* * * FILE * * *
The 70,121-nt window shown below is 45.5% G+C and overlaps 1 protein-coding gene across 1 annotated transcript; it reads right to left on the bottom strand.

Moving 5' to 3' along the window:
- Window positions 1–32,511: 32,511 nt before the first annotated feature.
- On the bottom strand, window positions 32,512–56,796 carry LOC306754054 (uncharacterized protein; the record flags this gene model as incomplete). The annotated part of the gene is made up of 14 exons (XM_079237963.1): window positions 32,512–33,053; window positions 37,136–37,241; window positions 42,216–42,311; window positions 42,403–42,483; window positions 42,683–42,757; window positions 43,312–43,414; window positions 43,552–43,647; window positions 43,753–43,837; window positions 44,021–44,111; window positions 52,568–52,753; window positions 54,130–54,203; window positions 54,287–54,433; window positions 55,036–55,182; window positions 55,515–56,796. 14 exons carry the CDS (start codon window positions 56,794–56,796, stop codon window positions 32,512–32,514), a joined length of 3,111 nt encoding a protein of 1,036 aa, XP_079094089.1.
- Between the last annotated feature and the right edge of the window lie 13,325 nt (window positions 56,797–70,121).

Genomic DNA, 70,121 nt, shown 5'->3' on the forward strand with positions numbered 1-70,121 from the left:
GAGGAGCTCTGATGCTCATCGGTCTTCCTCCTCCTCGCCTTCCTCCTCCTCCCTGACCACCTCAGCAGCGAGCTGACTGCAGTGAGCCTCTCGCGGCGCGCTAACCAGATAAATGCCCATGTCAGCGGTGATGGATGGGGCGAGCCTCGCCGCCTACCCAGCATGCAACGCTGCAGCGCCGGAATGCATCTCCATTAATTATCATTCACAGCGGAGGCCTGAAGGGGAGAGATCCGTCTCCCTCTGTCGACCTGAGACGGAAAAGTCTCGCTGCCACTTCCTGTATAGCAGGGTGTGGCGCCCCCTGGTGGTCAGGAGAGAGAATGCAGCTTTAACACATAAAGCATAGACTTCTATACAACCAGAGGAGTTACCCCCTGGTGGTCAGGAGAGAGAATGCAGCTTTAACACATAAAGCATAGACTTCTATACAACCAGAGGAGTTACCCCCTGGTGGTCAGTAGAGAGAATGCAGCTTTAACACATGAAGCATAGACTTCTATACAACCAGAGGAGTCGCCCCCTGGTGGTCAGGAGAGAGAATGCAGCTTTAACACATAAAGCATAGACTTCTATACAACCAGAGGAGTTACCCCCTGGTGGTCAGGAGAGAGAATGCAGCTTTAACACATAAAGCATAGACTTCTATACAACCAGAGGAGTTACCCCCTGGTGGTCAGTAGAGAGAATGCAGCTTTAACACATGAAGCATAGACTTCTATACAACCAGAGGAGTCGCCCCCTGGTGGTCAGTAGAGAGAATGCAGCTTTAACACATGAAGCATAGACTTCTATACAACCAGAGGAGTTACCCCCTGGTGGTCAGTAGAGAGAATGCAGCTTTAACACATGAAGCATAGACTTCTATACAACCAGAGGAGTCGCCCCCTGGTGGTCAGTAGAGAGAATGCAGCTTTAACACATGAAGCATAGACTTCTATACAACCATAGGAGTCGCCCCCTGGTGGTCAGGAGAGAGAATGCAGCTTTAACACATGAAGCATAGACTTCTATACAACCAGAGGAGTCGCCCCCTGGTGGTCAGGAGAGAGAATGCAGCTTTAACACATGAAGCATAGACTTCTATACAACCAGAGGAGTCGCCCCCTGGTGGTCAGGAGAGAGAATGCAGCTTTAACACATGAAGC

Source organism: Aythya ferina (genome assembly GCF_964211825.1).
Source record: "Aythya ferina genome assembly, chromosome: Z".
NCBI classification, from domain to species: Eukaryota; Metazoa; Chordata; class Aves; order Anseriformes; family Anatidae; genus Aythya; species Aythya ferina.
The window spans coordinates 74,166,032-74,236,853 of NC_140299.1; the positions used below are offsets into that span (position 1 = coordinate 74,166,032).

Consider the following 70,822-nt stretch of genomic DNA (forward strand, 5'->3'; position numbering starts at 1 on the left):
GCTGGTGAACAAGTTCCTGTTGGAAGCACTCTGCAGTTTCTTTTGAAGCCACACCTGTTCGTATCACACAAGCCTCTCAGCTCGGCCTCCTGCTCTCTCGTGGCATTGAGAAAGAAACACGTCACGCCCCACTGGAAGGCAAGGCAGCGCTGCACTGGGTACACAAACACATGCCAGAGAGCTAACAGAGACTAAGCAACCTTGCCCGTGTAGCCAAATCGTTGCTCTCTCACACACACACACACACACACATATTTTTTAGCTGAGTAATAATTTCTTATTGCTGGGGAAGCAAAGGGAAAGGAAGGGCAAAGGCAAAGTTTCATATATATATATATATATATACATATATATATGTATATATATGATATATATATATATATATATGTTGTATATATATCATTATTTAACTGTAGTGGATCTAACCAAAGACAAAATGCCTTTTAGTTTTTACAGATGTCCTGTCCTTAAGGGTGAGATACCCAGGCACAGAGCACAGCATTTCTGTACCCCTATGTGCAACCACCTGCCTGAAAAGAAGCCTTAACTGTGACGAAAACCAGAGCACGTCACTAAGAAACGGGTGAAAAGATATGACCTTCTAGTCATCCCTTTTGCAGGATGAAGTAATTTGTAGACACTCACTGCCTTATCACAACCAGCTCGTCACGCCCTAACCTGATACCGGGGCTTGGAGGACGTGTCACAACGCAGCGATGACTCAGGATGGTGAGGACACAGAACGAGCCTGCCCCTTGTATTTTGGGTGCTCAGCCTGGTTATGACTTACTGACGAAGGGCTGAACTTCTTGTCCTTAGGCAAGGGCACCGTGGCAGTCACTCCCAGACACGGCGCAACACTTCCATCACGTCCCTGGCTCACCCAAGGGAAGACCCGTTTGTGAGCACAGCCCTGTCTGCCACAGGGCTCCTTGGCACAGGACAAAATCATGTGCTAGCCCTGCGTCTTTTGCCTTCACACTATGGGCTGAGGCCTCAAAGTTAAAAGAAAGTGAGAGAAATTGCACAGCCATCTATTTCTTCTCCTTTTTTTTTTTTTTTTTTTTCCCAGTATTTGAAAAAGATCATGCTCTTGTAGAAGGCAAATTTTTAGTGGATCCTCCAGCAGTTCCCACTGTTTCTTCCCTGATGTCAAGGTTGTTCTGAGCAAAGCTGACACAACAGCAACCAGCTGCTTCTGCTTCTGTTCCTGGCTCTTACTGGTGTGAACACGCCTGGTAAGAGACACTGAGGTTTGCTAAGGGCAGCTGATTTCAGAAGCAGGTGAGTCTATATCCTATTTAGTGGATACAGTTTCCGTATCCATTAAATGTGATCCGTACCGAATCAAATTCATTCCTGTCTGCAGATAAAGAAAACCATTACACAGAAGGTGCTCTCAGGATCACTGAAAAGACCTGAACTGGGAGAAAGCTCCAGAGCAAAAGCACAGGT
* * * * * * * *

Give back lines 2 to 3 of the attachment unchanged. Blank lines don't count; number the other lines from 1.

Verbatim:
Moving 5' to 3' along the window:
- Window positions 1–32,511: 32,511 nt before the first annotated feature.